How To Create A Typeform With Infusionsoft
Welcome to part two of How to create a Typeform integration for Infusionsoft using Zapier. (The first lesson in this Infusionsoft Form Builder series is here: Infusionsoft Form Builder and Typeform – How To Video)
In this next video in this series (after this one), I’m going to expand on how to integrate Typeform with Infusionsoft. But in addition I willl show you some really cool tips and tricks. I will then cover how to integrate Typeform with Zapier so that the data is passed through from Typeform into Infusionsoft via Zapier.
If you are keen on fully utilizing the automation of Infusionsoft as much as possible, then this 3-part video series is definitely for you.
How To Create A Typeform Step-By-Step
The following explains step-by-step a simple Typeform “Demo”.
First things first, you will need a Typeform account. You can set up your Typeform Account Here For Free
When logged in to Typeform account, you will see your dashboard. Simply select “New Typeform”. Next select “Start From Scratch”. A pop up will load on the screen to start building out your new Typeform.
Start with giving your Typeform a name. In the video I called mine “Demo”. You’ll want to name yours in a more meaningful context.
The next but all important consideration will be which questions you want to build into the form. Obviously you are going to formulate these questions specific to your own needs and circumstances. No doubt you’ll need to think about them for a while and play around with variations until you’re happy. Typeform makes this build out process so easy. As you can see, this Form Builder really is simplicity refined. Everything is point and click simple, and making edits is effortless. Fun even.
Merging Question Output Into Successive Form Builder Questions
This feature is simply awesome. (For a visual demonstration, see the video above.) The first question in the form was “What is your name?” We can now merge the answer of that question directly into the next question. This is the “recall information” option built into the form builder.
So for example, I would answer “Damian” in response to the first question. The form then recalls this information, and it structures the second question like this: “That’s great, Damian. What’s your last name?”
The next question which I have used in my example is: “Are you an Infusionsoft user?” The choices to select from are “yes” and “no”. After this question, I have asked: “How long have you used Infusionsoft for? The following are the answer options:
- less than one year
- one to three years
- four to five years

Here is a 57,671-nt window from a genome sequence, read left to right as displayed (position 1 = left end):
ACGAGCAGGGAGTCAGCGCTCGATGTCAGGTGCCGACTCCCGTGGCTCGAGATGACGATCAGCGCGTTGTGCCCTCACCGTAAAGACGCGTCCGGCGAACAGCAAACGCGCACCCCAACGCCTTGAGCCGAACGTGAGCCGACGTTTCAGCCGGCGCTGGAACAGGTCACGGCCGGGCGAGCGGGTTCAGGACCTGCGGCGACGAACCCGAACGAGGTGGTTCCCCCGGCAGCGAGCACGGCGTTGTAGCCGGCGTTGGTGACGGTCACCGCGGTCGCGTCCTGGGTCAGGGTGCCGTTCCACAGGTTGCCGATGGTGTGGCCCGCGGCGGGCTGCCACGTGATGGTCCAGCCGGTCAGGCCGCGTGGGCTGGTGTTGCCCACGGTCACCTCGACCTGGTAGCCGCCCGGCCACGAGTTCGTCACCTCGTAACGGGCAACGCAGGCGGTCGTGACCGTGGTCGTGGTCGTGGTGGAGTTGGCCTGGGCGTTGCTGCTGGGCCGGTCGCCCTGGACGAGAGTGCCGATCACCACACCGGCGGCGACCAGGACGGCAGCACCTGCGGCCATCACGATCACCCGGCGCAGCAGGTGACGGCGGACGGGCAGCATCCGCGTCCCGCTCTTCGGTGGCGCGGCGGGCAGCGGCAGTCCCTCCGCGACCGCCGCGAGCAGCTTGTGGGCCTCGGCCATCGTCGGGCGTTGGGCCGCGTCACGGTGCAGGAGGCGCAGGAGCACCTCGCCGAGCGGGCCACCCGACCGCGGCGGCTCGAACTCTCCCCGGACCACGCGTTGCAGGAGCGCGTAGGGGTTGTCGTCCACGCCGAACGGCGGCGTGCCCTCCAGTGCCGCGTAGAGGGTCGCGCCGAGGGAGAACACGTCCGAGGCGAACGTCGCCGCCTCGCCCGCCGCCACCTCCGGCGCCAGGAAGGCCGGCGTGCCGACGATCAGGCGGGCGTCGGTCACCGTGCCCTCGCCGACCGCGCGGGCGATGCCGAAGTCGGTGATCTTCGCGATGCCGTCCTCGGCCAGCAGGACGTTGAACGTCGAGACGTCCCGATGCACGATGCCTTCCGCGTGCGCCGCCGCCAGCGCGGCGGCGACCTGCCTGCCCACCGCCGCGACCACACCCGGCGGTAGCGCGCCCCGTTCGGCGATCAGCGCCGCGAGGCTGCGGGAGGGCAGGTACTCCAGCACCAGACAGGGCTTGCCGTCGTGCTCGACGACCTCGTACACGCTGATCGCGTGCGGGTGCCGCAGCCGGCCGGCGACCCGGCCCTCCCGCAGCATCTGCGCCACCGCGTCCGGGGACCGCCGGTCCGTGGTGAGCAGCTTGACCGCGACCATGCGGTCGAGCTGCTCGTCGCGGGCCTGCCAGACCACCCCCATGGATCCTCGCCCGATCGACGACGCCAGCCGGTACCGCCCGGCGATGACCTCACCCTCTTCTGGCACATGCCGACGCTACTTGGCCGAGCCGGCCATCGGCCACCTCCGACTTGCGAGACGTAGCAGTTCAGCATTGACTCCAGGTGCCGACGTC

- over five years.
A Simple But Powerful Infusionsoft Survey Builder
What we have actually done here is create a quick survey.
So we’ve asked:
- What’s your first name
- Last name
- Email address
- Contact number
- Are you an Infusionsoft user?
- What CRM are you using? If they say no, we’ll ask them what CRM are you using?
Adding Logic Jumps To Your Typeform
What does Typeform logic do? Well, depending on the site user’s answers “yes” or “no”, the form routes them to the next question accordingly. To add a logic jump basically means that if, upon the question “Are you an Infusionsoft user?” the user states “yes”, the form will route that user to the next logical question in that series. The form will ask: “how long have you used Infusionsoft for?” It should go without saying that Typeform would not route the user to this same question had they answered “no” to being an Infusionsoft user.
The last question in this series is “What CRM are you using?” Upon your final question (like mine above), you can then put up a simple thank you screen at the end. Again, we can merge in their first name if we like, or any other responses the same as when we created the second question. Remember – we merged the first name response with the ‘what is your surname’ question?
At the end of this Thank You page, we can also put in a button link which sends them back to a website after completion.
Preview and Test Your Published Typeform
The next step is to preview your work and take a look at the final and finished published version. You basically just need to test your form thoroughly and explore all answer variables to make sure everything works as intended.
When you preview and fill out your own form, you’ll instantly appreciate how much better these Typeforms are and how quick they are to load. Again this is very important in terms of UX metrics and SEO.
So, do run through all of your question variables and check that the logic jumps you’ve added all work and make sense. Ensure that you deliver on the UX experience which your users would expect. You can see an example of my live and published Typeform on my own website here: A Real Example of Typeform Integrated With Infusionsoft Typeform will remember your cookie client id. So if you chose not to answer any questions and closed out this option earlier, you won’t again be pestered with it throughout the duration of your visit. Again, we’re being mindful of UX here. Below is an image of what the finished product looks like:
Typeform Looks Great On Mobile Devices Too
To see how Typeform looks across mobile devices, see the video at the top of this page. As you can see, it looks really, really nice and it loads great. In the previous lesson (Infusionsoft Form Builder and Typeform – How To Video) I explained how we actually get the highest of all completion rate via mobile devices. This I think is owing to the great mobile compatibility of Typeform.
Final Step – How To Integrate Typeform With Zapier
In the next video in this series, I’m going to show you how to tie it all together (Infusionsoft, Typeform and Zapier) and create automation awesomeness!
I hope you have enjoyed this short tutorial on how to create a Typeform with Infusionsoft.
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